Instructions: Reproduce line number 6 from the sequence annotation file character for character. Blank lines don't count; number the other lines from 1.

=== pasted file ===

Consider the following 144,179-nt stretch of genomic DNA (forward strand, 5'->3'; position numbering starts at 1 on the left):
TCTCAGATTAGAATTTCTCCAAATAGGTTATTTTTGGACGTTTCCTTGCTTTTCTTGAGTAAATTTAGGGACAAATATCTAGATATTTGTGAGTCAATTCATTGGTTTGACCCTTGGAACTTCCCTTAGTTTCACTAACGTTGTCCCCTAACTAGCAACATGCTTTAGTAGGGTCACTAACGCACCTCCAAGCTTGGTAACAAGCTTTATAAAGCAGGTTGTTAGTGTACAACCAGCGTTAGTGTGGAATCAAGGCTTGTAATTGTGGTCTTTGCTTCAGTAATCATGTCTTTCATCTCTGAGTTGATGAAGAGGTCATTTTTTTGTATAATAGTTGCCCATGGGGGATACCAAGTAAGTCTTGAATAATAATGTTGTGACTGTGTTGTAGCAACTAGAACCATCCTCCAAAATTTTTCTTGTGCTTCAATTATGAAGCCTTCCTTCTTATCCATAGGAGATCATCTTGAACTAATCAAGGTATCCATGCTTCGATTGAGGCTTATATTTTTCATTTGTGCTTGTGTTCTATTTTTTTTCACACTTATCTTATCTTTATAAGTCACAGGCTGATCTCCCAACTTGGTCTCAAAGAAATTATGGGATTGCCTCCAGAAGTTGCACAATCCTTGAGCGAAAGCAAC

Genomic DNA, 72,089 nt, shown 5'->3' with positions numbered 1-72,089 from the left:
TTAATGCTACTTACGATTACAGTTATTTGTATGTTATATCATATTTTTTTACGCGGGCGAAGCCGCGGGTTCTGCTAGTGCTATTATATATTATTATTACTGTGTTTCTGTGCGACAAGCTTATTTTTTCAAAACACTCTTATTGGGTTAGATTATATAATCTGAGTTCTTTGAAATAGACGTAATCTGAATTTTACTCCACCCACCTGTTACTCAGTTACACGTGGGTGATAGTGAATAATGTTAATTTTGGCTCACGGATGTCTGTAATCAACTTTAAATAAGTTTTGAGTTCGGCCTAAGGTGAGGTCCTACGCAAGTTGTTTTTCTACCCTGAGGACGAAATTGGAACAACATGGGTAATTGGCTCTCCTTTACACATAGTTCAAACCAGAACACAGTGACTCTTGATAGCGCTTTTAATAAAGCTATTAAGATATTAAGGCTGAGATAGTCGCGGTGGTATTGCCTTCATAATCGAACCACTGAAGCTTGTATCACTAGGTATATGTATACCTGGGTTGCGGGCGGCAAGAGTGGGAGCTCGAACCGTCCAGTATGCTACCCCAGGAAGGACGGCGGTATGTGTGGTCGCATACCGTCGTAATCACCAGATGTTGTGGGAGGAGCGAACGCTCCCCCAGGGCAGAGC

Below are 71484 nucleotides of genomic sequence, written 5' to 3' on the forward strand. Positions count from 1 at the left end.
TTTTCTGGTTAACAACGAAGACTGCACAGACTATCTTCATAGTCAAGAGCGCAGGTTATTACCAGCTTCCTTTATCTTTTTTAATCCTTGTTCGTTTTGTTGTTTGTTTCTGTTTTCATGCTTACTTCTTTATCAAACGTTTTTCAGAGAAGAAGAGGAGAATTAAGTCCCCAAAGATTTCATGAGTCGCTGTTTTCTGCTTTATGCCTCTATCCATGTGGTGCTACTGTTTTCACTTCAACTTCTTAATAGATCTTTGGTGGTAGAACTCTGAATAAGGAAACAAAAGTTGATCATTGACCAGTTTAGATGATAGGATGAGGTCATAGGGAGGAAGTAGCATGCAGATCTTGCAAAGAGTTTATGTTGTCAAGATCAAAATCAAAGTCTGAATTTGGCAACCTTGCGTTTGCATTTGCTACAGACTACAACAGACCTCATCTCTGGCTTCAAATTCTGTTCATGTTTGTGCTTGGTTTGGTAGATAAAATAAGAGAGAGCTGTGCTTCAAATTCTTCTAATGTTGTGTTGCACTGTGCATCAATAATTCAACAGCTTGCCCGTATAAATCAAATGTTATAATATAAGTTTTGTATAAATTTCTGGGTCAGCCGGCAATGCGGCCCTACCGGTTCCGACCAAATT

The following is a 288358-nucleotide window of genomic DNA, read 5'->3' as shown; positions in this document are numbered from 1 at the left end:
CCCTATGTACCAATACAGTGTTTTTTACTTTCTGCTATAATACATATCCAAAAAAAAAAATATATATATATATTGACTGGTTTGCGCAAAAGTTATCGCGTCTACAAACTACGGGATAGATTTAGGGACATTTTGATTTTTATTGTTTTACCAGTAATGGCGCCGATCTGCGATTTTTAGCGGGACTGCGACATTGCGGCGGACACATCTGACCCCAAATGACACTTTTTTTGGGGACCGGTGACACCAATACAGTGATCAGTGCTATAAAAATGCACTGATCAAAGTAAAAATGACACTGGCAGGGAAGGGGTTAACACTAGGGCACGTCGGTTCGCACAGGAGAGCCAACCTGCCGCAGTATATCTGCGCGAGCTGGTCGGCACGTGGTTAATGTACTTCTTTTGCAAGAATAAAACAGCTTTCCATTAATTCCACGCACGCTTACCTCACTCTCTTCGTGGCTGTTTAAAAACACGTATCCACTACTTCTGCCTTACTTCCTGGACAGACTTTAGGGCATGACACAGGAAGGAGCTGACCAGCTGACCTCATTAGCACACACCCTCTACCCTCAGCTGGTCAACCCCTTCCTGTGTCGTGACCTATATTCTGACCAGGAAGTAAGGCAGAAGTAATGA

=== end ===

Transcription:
TTTTCTGGTTAACAACGAAGACTGCACAGACTATCTTCATAGTCAAGAGCGCAGGTTATTACCAGCTTCCTTTATCTTTTTTAATCCTTGTTCGTTTTGTTGTTTGTTTCTGTTTTCATGCTTACTTCTTTATCAAACGTTTTTCAGAGAAGAAGAGGAGAATTAAGTCCCCAAAGATTTCATGAGTCGCTGTTTTCTGCTTTATGCCTCTATCCATGTGGTGCTACTGTTTTCACTTCAACTTCTTAATAGATCTTTGGTGGTAGAACTCTGAATAAGGAAACAAAAGTTGATCATTGACCAGTTTAGATGATAGGATGAGGTCATAGGGAGGAAGTAGCATGCAGATCTTGCAAAGAGTTTATGTTGTCAAGATCAAAATCAAAGTCTGAATTTGGCAACCTTGCGTTTGCATTTGCTACAGACTACAACAGACCTCATCTCTGGCTTCAAATTCTGTTCATGTTTGTGCTTGGTTTGGTAGATAAAATAAGAGAGAGCTGTGCTTCAAATTCTTCTAATGTTGTGTTGCACTGTGCATCAATAATTCAACAGCTTGCCCGTATAAATCAAATGTTATAATATAAGTTTTGTATAAATTTCTGGGTCAGCCGGCAATGCGGCCCTACCGGTTCCGACCAAATT